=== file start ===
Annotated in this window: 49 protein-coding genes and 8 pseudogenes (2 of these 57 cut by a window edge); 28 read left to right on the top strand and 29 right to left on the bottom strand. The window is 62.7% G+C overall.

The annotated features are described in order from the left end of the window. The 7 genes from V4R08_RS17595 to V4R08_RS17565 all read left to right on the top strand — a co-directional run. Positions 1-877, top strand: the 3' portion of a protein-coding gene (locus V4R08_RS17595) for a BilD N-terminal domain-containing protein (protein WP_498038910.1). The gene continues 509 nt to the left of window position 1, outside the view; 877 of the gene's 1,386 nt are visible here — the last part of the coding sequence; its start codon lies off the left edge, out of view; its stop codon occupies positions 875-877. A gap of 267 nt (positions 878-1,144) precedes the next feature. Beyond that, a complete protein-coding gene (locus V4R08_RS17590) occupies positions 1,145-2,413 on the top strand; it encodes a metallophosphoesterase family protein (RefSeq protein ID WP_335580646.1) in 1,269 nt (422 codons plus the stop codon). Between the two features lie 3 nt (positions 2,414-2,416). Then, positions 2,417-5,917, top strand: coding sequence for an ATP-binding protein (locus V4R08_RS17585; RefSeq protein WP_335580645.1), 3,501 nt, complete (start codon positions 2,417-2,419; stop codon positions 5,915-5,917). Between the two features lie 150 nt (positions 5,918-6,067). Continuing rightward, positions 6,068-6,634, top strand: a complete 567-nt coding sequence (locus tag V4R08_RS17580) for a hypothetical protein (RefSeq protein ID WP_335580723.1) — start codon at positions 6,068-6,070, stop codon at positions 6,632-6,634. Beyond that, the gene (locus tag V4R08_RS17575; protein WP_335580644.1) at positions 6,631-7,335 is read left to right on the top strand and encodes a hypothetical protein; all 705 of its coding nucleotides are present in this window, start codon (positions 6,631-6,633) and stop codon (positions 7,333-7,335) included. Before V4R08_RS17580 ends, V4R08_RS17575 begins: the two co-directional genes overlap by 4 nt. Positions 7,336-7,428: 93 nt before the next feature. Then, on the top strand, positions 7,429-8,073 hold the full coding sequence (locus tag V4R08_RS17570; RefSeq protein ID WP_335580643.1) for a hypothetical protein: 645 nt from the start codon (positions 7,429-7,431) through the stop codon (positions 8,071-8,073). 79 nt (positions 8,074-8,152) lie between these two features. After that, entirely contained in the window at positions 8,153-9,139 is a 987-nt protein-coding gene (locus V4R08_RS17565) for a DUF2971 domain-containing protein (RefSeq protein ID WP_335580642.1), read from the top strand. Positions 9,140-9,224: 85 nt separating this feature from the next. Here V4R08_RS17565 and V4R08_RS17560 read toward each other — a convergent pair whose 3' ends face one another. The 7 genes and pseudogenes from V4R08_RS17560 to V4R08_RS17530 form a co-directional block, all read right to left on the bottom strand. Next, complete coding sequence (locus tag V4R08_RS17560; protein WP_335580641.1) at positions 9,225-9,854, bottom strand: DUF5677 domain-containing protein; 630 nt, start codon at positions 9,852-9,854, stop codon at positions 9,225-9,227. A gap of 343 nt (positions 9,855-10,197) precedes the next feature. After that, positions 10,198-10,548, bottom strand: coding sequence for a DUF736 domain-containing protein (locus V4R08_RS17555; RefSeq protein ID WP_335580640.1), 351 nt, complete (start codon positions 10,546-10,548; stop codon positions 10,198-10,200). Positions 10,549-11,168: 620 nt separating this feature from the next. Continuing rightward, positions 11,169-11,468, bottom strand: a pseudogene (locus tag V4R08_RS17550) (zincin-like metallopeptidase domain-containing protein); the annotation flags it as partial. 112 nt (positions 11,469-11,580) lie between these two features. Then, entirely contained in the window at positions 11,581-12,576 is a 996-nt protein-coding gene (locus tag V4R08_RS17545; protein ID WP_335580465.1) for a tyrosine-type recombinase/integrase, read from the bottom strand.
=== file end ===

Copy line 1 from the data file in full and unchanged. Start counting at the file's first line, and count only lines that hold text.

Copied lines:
Annotated in this window: 49 protein-coding genes and 8 pseudogenes (2 of these 57 cut by a window edge); 28 read left to right on the top strand and 29 right to left on the bottom strand. The window is 62.7% G+C overall.